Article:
How Fox Is Keeping The Benghazi Hoax Alive

Calls For Select Committee

Desperate to keep its Benghazi hoax alive, Fox News went into overdrive to promote Senate GOP calls for a select committee to investigate the 2012 attacks in Libya, an effort replete with debunked myths and conspiracy theories.

Alongside Republican Senators Lindsey Graham (SC) and Kelly Ayotte (NH), on April 9 Sen. John McCain (R-AZ) demanded a special select committee to answer the trio's so-called "unanswered questions" surrounding the Benghazi attacks.  

Right on cue, that evening Fox's Special Report dedicated over 15 minutes out of its hour-long program to the attacks, discussing Benghazi in a news segment, with a panel, and even hosting McCain himself to push debunked myths.

Several times in his interview with McCain, Baier pressed the senator on the need for a select committee to investigate, allowing the senator to claim, “In the Senate we've never done anything [on Benghazi] because of the Democrat majority, but obviously we wish that there had been a select committee”:

Later, Fox's On The Record provided Sen. Graham with a platform to continue the push for a select committee investigation.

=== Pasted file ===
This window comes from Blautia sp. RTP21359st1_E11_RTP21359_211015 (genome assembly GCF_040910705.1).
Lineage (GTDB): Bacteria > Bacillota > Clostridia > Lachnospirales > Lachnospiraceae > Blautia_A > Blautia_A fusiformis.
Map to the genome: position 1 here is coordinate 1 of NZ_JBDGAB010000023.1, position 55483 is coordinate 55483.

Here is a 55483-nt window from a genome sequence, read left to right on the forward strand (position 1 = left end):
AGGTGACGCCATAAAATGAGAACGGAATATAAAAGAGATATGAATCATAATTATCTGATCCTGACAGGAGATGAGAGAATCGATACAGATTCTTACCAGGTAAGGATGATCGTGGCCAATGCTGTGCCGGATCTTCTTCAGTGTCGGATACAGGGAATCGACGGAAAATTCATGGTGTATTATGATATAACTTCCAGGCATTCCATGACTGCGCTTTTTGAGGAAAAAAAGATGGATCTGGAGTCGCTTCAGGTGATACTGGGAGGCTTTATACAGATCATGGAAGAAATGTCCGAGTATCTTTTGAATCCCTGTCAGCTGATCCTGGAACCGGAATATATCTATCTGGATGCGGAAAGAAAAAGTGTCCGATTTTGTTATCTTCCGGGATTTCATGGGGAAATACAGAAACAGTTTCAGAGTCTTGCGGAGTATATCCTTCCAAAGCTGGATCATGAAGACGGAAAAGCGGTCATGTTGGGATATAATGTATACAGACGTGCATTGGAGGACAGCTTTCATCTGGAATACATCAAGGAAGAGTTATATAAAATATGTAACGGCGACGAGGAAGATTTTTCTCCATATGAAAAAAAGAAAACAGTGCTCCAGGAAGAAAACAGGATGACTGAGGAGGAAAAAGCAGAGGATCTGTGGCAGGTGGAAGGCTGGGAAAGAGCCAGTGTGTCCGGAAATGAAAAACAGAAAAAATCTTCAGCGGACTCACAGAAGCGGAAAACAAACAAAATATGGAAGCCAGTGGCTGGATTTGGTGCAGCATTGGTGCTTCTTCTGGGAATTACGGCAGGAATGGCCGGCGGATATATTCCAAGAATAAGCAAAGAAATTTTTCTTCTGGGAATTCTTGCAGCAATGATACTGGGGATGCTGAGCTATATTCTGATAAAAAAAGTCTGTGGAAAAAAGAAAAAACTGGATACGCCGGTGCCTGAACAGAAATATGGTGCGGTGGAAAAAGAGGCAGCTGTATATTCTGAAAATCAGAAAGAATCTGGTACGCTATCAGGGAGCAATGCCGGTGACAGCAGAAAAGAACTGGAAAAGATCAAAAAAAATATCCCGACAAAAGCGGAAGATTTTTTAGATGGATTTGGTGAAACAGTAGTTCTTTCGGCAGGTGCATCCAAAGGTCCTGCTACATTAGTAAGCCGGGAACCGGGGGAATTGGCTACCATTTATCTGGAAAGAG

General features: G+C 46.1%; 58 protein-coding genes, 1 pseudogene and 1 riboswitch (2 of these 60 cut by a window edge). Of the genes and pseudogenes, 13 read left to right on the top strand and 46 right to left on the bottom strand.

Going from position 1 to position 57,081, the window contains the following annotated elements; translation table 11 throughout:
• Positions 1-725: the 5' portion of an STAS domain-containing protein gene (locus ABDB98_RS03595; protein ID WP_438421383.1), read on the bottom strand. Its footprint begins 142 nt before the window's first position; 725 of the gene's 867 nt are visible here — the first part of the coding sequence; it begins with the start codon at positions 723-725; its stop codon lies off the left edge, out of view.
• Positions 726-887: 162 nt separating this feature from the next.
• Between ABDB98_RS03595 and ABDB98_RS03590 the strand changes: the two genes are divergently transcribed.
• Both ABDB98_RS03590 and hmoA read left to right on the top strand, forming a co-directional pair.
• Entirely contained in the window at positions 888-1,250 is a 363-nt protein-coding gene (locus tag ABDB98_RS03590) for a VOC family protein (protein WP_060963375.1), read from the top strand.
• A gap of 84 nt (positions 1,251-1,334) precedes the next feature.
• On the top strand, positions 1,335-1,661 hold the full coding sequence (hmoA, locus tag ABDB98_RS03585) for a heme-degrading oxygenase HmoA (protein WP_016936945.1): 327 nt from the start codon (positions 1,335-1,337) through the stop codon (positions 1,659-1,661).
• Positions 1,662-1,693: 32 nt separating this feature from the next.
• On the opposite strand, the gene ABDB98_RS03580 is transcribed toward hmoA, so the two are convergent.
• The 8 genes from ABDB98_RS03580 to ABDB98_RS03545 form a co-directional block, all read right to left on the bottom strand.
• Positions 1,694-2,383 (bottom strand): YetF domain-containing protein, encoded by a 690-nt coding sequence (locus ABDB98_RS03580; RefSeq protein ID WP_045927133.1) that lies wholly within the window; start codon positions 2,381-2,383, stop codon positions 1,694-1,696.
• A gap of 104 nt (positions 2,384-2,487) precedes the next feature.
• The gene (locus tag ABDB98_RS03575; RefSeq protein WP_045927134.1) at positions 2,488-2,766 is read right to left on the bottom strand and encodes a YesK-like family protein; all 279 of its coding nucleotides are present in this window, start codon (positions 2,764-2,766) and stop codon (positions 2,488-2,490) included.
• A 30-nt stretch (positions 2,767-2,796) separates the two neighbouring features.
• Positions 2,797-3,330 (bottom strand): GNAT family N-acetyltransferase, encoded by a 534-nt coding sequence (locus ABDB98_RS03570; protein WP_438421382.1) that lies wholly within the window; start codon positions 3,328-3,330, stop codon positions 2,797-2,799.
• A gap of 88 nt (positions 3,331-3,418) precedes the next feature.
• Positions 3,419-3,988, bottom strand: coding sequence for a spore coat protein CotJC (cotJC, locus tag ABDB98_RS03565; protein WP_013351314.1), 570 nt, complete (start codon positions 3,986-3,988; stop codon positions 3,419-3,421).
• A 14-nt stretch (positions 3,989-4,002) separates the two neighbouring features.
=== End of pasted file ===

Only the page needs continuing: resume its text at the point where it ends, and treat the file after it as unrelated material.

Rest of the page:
Of course, the Senate Select Committee on Intelligence did investigate the Benghazi attacks, and its report dispelled many of the right-wing's favorite talking points, including the tired attack the Republican senators lobbed at former Deputy CIA Director Michael Morell and former Ambassador to the United Nations Susan Rice.

On both Fox programs, the senators hyped the conspiracy theory -- one Fox itself has repeatedly pushed -- that Morell, for political purposes, didn't use an email from the CIA station chief in Libya stating that the attacks were not an escalation of protests over an anti-Islam video to delete those references from the talking points later used by Rice.

The Senate's own Benghazi report and congressional testimony have debunked the allegation: The CIA would not have based intelligence for talking points on the station chief's email, because “as a standard practice” the agency does “not base analysis on emails and other informal communications from the field.” And when Rice appeared on the Sunday news shows to provide information about the attacks, her talking points, provided by the CIA, represented the best assessment of the intelligence community at the time. Indeed, as the Senate report determined, many initial reports indicated that protests over an inflammatory video -- erupting across the Middle East at the time -- may have played a role in the attacks in Benghazi.

What's more, Morell's changes to the talking points are no mystery. As The Washington Post reported in May 2013, Morell edited the talking points as part of a standard process of inter-agency coordination and a determination that certain information needed to be excluded to protect ongoing terror investigations.

Fox, it appears, will jump at any opportunity to keep the Benghazi hoax alive, particularly if it involves pushing for another round of repetitive, costly investigations.